July 18, 2008

More on "What is Citizen Journalism?"

Let’s take another look at Jay Rosen’s pithy definition of citizen journalism:

“When the people formerly known as the audience employ the press tools they have in their possession to inform one another, that’s citizen journalism.”

Does “journalism” indicate the same thing for pro and amateur? It should, IMO. That doesn’t mean the pro and amateur will/can/should produce exactly the same product (or have exactly the same audience). Let’s move ahead (briefly) with those assumptions. This, then, would be a credible definition of “professional journalism”:

“When people paid a salary employ press tools to inform one another, that’s professional journalism.”

Again, what are these tools? How are they acquired? Are we merely talking technology? What is the relationship between the tools and the product such that the employ of them leads to something called journalism? Do differences exist in the the use of these tools based on how the journalist is situated? i.e. the pro working within a commercial institution and the amateur working (in/for/with) _____ (how/where/with whom do amateurs work?).

To be continued…

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8 Responses

  1. What if you do both?

    A person I use to work with in the newsroom issued a rhetorical diatribe on the second page of the newspaper.

    While reprinting and critiquing a blog post he belittled both the importance of a mere “blogger” and issued a few attacks in addition to intentionally refrained from citing the “blogger” in question.

    Ironically, I follow the body he writes about more than he does.

    When the newspaper he works for offered a position to me this week; he threatened to quit.

    I posted his piece here..

    Perhaps, you could provide an expert opinion and appropriate response.

  2. Tim 

    I continue to disagree with “professional” defined as paid. I also think it sets up bad law.

    I think professional journalism should be the commodification of thought and speech by the public.

  3. acline 

    Tim… I’m just going by the dictionary. Every one I own tells me this: “following an occupation as a means of livelihood or for gain.” I have said here before, in discussion with you, that this is how I mean it in regard to journalism and that it is a legitimate use of the word. I agree that bad law can result when, for example, the First Amendment is (falsely) understood to protect the “profession” of journalism or the commercial institution of journalism.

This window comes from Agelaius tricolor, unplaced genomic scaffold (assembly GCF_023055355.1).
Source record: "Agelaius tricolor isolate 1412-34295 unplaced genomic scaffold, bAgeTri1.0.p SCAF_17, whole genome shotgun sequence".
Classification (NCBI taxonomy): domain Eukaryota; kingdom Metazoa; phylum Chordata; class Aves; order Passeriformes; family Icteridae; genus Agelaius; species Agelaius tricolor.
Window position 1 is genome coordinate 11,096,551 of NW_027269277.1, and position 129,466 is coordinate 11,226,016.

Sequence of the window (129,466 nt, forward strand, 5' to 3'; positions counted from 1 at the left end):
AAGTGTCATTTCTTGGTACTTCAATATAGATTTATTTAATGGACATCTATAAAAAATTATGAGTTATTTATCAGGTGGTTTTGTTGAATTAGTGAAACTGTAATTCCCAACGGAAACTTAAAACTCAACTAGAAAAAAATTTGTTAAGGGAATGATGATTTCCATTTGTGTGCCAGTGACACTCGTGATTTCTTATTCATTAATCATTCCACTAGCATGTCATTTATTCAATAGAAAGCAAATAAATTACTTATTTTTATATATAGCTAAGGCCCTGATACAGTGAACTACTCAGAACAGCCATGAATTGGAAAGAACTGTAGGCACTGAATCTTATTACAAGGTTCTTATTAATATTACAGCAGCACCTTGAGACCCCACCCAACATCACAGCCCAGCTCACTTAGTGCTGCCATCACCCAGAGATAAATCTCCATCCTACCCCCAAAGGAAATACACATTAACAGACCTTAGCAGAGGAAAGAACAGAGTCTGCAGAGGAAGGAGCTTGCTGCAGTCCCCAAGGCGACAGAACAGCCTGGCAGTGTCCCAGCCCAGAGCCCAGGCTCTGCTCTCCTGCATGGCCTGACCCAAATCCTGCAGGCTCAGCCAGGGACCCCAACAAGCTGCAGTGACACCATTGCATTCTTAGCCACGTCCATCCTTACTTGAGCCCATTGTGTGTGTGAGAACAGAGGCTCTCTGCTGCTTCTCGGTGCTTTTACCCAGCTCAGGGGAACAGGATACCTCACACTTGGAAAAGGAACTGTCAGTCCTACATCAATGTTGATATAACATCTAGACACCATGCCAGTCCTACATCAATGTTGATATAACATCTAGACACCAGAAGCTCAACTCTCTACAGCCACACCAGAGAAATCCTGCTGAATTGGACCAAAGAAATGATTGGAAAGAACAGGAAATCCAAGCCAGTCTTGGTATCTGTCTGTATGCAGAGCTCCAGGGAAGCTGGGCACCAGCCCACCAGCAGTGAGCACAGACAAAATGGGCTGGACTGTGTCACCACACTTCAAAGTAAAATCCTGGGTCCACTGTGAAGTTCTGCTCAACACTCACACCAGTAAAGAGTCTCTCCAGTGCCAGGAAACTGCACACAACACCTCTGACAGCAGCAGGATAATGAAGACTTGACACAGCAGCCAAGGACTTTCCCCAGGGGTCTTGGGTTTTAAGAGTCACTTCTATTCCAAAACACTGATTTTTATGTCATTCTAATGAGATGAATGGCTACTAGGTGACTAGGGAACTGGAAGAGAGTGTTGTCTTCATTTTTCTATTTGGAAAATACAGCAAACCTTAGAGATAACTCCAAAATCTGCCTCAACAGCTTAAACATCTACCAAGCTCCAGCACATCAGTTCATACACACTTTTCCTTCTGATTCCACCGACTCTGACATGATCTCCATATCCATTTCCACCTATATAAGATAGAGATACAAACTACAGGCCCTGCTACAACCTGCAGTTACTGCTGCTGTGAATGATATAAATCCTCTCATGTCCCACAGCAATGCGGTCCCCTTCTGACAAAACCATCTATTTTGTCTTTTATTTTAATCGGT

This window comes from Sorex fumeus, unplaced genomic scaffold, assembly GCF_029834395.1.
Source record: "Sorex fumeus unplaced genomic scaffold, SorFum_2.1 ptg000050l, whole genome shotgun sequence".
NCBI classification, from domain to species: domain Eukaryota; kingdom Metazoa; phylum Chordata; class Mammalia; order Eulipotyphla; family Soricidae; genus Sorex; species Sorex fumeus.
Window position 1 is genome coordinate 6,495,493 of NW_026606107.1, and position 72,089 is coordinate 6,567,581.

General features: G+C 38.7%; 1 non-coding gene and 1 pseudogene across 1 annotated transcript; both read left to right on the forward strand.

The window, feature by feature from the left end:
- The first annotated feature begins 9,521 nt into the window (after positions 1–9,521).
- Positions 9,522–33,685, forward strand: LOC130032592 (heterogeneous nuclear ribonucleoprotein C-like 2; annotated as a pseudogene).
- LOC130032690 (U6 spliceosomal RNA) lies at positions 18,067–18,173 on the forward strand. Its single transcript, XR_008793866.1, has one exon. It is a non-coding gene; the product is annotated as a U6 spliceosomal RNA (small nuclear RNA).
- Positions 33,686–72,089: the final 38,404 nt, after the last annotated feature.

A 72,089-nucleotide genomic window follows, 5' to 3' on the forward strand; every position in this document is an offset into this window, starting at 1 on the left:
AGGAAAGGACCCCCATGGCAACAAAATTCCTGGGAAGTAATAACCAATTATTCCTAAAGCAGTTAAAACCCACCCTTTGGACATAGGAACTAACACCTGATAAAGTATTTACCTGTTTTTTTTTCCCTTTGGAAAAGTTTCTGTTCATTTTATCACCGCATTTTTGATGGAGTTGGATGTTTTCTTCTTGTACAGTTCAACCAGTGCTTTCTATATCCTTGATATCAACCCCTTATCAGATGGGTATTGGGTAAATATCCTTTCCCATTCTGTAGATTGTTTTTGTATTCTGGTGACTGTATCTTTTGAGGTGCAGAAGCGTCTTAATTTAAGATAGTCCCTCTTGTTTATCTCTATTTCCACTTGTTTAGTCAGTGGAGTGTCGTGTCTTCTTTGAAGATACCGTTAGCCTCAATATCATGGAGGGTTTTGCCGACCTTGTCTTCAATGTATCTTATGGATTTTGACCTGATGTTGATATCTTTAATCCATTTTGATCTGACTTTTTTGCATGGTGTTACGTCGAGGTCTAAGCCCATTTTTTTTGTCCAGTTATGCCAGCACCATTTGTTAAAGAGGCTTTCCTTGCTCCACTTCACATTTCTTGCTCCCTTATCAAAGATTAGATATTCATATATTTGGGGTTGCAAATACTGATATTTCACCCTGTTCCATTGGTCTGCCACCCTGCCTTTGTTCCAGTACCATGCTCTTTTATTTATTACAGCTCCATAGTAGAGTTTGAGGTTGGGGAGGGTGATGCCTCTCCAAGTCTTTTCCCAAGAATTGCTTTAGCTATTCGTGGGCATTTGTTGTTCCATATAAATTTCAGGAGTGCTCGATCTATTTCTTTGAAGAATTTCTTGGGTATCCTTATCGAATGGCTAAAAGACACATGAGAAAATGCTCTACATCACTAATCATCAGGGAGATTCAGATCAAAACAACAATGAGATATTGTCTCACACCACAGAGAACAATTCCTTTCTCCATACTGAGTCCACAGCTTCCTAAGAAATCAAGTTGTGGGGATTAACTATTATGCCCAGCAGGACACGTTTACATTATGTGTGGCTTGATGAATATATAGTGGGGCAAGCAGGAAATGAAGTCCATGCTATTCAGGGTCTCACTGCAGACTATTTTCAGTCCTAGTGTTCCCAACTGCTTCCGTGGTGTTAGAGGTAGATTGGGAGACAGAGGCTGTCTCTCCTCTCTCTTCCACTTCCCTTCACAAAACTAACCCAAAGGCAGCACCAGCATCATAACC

4. Tim 

    Yeah, you’ve definitely been stubborn about getting the definition right.


  5. Tim 

    Are journalists willing to adhere to a code of ethics and legal standards that must followed or be de-licensed, disbarred, arrested, etc.?

    Or, if professional journalism is failing its public service calling, can it be de-certified? Of course that could be heresy, given journalism is a holy profession.

    I’m convinced in the changed noetic field, the story to tell is not one of “professional” journalism, but rather one of public craftsmanship.

  6. acline 

    Tim… Seeing as how I agree with much of what you’re saying, your insistence that I refrain from using an entirely legitimate definition of “professional” is absurd.

  7. Tim 

    Absurd it may be, but as you and I have written before, professional journalism can be defined in a way that has nothing to do with how much you are paid or by whom you are employed. Many media personalities meet your definition of professional journalist without performing journalism.

  8. acline 

    Tim… I don’t think I’ve ever made any claims about how much someone is paid or for whom they work. I use the term “professional journalist” merely to indicate one who is paid to produce journalism and “professional journalism” to indicate journalism that is produced for pay. When I mean to indicate quality, I use the term “newspaper journalism” (re: Buzz Merritt). If I have at anytime failed to stick with these as so defined, then I was in error.

    BTW, I do want to address the de-certification point. I’ve never done so except to say that the practice it identified is silly. But, I’m not at all comfortable with the term (Rosen’s, I think) because the press has never been, and should never be, officially certified by anyone to do anything.

    This will have to wait until I return from Helsinki 🙂